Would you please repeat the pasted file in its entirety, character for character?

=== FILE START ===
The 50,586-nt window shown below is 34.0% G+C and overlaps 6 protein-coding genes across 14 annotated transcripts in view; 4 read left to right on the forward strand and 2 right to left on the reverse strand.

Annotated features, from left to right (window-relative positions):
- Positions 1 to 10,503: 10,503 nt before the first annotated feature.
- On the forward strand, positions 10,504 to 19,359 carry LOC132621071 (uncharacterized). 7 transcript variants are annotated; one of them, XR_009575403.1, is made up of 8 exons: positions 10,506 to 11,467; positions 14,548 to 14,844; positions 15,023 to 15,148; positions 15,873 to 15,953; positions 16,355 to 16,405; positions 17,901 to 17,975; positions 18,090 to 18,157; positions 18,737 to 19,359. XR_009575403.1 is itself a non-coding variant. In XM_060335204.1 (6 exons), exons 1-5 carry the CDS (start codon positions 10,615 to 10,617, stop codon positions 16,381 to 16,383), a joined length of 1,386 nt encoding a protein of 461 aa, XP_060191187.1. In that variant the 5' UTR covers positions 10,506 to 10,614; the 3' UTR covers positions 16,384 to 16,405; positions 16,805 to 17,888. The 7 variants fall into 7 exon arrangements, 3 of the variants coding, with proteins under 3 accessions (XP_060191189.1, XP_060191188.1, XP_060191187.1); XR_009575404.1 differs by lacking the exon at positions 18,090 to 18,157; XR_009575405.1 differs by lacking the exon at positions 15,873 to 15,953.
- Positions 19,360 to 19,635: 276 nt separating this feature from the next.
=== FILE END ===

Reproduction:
The 50,586-nt window shown below is 34.0% G+C and overlaps 6 protein-coding genes across 14 annotated transcripts in view; 4 read left to right on the forward strand and 2 right to left on the reverse strand.

Annotated features, from left to right (window-relative positions):
- Positions 1 to 10,503: 10,503 nt before the first annotated feature.
- On the forward strand, positions 10,504 to 19,359 carry LOC132621071 (uncharacterized). 7 transcript variants are annotated; one of them, XR_009575403.1, is made up of 8 exons: positions 10,506 to 11,467; positions 14,548 to 14,844; positions 15,023 to 15,148; positions 15,873 to 15,953; positions 16,355 to 16,405; positions 17,901 to 17,975; positions 18,090 to 18,157; positions 18,737 to 19,359. XR_009575403.1 is itself a non-coding variant. In XM_060335204.1 (6 exons), exons 1-5 carry the CDS (start codon positions 10,615 to 10,617, stop codon positions 16,381 to 16,383), a joined length of 1,386 nt encoding a protein of 461 aa, XP_060191187.1. In that variant the 5' UTR covers positions 10,506 to 10,614; the 3' UTR covers positions 16,384 to 16,405; positions 16,805 to 17,888. The 7 variants fall into 7 exon arrangements, 3 of the variants coding, with proteins under 3 accessions (XP_060191189.1, XP_060191188.1, XP_060191187.1); XR_009575404.1 differs by lacking the exon at positions 18,090 to 18,157; XR_009575405.1 differs by lacking the exon at positions 15,873 to 15,953.
- Positions 19,360 to 19,635: 276 nt separating this feature from the next.